Talk:War on Drugs
This page is little more than opinion. Somebody is so dedicated to untruth, they reverted an innacurate reference to "narcotics" as the sole subject of the war on drugs, demonstrating to anyone with marginal college-level education unconcern for the distinction between narcotics, stimulants, cannabinoids and other psychoactives.
From there, the page degrades ino unsupported and poorly thought-out opinion. The writers make no effort to hide their propagandists' intent. They assert themselves as authorities on the matter, demanding that readers accept that "it is intended." Passive language is a propaganda technique that depends on inference. A writer presumes we are so naive as to assume that all good people understand who intended these things. Then we are to assume somebody anonymously writing to the internet is privy to the intentions of a thirty-year-ago president, and that they correctly interpreted those intentions as primarily being to take away rights.
I edited this page once to correct the very wrong reference to narcotics, and someone bothered to change it back, so I can assume this is place where a few people dominate a discussion for the purpose of reinforcing their own sense of identity and reinforcing the sence of cohesion among allies but has no real intent, as an editorial collective, of submitting to standard rules of language, logic or science. I trust that rebellion against basic social standards is supported with profound philosophy about the universal wrongness of plutonic, newtonian or cartesian thought, and even of standard logical processes of reason.
In such an environment where any standard at all is a threat to group cohesion, I suspect any effort on my part to reason would be met with psychological group violence toward me, so unless I hear some interest in approaching this topic from a reasonably scholarly perspective, I will let it stand that the person who had the insight to add "war on drugs" to the case studies list abandoned the topic because it could not be constructed along reasonable guidelines. The omage that the first casualty of war is truth cuts both ways. Victims of the war on drugs will never rise above their oppressors if they fall to the same standard of false, untrue, manipulative language as that used to sell licensed pharmaceuticals and to enforce pharmaceutical licensure.
The paragraph about lost rights doesn't seem to fit well here, after the first sentence.
Just as U.S. influences sustained a drug trade upon which a war could be declared, so also in the BushCo vision will terrorism never be defeated.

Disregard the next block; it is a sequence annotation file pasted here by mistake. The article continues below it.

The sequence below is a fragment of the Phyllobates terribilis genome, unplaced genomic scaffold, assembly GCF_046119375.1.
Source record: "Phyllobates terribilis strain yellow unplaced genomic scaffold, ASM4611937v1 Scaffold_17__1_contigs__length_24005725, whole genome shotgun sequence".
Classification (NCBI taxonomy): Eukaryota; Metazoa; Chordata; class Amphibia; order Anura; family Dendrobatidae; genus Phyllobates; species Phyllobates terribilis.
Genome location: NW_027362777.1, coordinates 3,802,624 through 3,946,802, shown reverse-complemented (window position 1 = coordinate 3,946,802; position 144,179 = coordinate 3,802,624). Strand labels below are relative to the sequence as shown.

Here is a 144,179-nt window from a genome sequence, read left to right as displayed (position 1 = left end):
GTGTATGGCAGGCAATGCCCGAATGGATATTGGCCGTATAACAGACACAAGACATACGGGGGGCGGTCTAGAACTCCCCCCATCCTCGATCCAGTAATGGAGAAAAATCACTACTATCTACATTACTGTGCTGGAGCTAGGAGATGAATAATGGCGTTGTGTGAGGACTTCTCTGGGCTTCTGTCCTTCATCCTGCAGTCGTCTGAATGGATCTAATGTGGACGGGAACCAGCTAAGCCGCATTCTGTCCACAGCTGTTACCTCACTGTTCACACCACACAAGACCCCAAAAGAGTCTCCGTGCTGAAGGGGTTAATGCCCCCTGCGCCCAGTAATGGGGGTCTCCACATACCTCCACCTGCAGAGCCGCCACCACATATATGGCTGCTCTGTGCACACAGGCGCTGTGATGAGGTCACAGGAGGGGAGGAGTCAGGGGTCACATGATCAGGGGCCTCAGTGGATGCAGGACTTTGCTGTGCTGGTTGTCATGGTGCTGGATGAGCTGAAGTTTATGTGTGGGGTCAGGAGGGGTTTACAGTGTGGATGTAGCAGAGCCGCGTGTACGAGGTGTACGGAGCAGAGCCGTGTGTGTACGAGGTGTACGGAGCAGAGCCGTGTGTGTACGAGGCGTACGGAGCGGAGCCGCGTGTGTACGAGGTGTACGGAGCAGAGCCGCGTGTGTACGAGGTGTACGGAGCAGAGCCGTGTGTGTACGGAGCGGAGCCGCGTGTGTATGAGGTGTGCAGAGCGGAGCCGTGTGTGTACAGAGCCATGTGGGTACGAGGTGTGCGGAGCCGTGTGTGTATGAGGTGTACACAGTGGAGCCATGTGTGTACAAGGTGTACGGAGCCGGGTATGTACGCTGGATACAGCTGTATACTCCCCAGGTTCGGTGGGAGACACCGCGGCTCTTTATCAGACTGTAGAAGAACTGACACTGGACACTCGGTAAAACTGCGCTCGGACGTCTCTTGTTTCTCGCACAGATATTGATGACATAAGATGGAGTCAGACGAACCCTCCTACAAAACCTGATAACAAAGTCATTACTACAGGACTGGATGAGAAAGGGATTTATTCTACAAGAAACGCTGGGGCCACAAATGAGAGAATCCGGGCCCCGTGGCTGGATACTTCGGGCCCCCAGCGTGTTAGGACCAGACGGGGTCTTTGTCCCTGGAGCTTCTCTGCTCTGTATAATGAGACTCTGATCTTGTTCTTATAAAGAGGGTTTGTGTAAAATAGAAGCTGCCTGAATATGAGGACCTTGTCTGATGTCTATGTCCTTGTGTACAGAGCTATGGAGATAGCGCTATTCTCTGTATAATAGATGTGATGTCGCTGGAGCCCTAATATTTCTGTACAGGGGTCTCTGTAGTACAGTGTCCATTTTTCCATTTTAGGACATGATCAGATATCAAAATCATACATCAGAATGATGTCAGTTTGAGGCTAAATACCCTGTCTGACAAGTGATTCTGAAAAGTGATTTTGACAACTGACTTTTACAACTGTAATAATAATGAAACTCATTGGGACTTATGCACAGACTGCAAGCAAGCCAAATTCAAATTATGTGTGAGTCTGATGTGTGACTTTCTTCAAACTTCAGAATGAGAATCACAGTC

Thanks for editing that second graph, M. All it sometimes takes to bend copy from pure opinion to reasonable speculation is the change of a couple words. Our spculation would be stronger if it were supported by evidence, but this article is young still. I suppose I will eventually alter the reference to "a joke" in the last graph. Even if we agreed on the speculation, I would have problems with emotionally charged language like that - a joke is only a joke for some people, whereas published works (such as SourceWatch) about serious matters do better to use the language of reason. Some evidence of plans for a perpetual war against "terrorism" would be useful. The highest official I recall making such a statement would be a U.S. commander in Iraq - maybe the occupation manager or whatever they call him said troops will face "terrorist" attacks until the day they leave Iraq.
But the wider flaw in this sort of blame-placing analysis is that it fails to produce solutions (the blame here is by veiled implication that drugs and terrorism should either not be fought or that the battles could be won but are not due to lack of intent). A better analysis of the war on terrorism (which we won't easily produce here because we have fewer resources than professional analysts working days on the problem) would continue to deconstruct war-time rhetoric at more personal levels. For example, here is a profound analysis of the psychological errors behind the "axis of evil" model of terrorism: Genesis and Future of Suicide Terrorism; Scott Atran
Conversely, however, progressive commentators such as those contributing to SourceWatch are often burdened by the same fundamental attribution error as Atran explores. We fail to produce convincing accounts of Western Capitalism's flawed reasoning because we tend to settle for analysis that attributes the problem (perpetual war) to character flaws of capitalist leaders, rather than to flaws in their reasoning coupled with experiences and circumstances that lead them to make flawed choices. The result is analysis that reads well for progressive allies and that polarizes opposite camps.
The more precise our analysis of capitalists' flawed logic and of the context they operate in, the more likely we can disuade others from accepting that logic. If we appeal to the language of emotion, though, we move the debate toward territory where a more powerful opponent with more pervasive media can better manipulate group emtions.
The article reads even better now. Thanks for attending to my concern without rebutting my challenge. A strict analysis would reveal remaining veins of opinion, but the glaring corners are now rounded, producing an article that would appear to most readers to be based on reason, whether the basis of the reasoning is immediately apparent and whether they agree or not. ppgtr
And for what it is worth, I was suffering some CO poisoning and fatigue when I entered my earlier critique, perhaps contributing to the severe tone. ppgtr